10.3 Pelvic Walls and Floor (Fig. 10.10A, B, and CTable 10.2)

– The muscles that line the pelvic walls pass into the gluteal region, where they attach to the femur (thigh bone) and act on the hip joint.


• The piriformis lines the posterior wall of the pelvis.

○ It passes from the pelvis to the gluteal region through the greater sciatic foramen.

○ It forms the bed for the sacral plexus and internal iliac vessels on the posterior pelvic wall.

• The obturator internus, covered by an overlying obturator fascia, lines the sidewall of the pelvis and perineum.

○ Its tendon passes from the perineum to the gluteal region through the lesser sciatic foramen.

○ A thickening of the obturator fascia, the tendinous arch of the levator ani, runs from the body of the pubis to the ischial spine.


Fig. 10.10 image Muscles of the pelvic floor

Female pelvis.

A Superior view.


B Inferior view.


C Medial view of right hemipelvis.

– The funnel-shaped pelvic floor is composed of muscles, collectively known as the pelvic diaphragm, that support the pelvic viscera and resist intra-abdominal pressure (i.e., pressure created during coughing, sneezing, forced expiration, defecating, and parturition). The pelvic diaphragm is composed of the levator ani and the coccygeus muscles.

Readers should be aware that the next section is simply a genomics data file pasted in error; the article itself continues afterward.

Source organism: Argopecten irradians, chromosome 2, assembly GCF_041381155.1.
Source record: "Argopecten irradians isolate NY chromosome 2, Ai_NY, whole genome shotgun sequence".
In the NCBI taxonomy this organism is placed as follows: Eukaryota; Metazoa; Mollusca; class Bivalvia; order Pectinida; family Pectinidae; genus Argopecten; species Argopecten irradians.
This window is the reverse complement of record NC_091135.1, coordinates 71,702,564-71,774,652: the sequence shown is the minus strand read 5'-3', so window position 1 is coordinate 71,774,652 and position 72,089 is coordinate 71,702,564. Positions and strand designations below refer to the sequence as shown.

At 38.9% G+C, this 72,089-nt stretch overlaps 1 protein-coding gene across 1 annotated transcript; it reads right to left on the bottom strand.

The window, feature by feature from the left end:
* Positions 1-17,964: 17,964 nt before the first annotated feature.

• The levator ani forms the largest part of the pelvic floor. The three muscles of the levator ani arise from the superior pubic ramus and the tendinous arch. They insert in the midline on the coccyx and along a tendinous raphe, called the anococcygeal ligament (levator plate).

○ The pubococcygeus forms the anterior part of the levator ani.

○ The iliococcygeus forms the middle part of the levator ani.

○ The puborectalis forms a muscular sling that loops around the anorectum. Normal tone of the muscle maintains the anterior angle of the anorectum where it passes through the pelvic diaphragm. The muscle relaxes during defecation.

• The coccygeus muscle forms the posterior part of the pelvic diaphragm; it attaches to the sacrum and ischial spine and tightly adheres to the sacrospinous ligament along its entire length.

– The levator (or genitalhiatus, a gap between the puborectalis muscles on either side, allows the passage of the urethra, vagina, and rectum into the perineum.

– The inferior gluteal, superior gluteal, and lateral sacral branches of the internal iliac arteries and the median sacral branch of the abdominal aorta supply most muscles of the pelvic walls and floor (see Fig. 10.14A).

– Veins that accompany the arteries and drain the pelvic floor and walls ultimately drain to the internal iliac veins, although the lateral sacral veins may also drain to the internal vertebral venous plexus.

10.4 Pelvic Fascia

Pelvic fascia is a connective tissue layer located between the viscera and the muscular walls and floor of the pelvis. There are two types, membranous fascia and endopelvic fascia (Figs. 10.11 and 10.12; see also Fig. 10.3A and B).

– Membranous pelvic fascia, usually a thin layer that adheres to the pelvic walls and viscera, has visceral and parietal layers.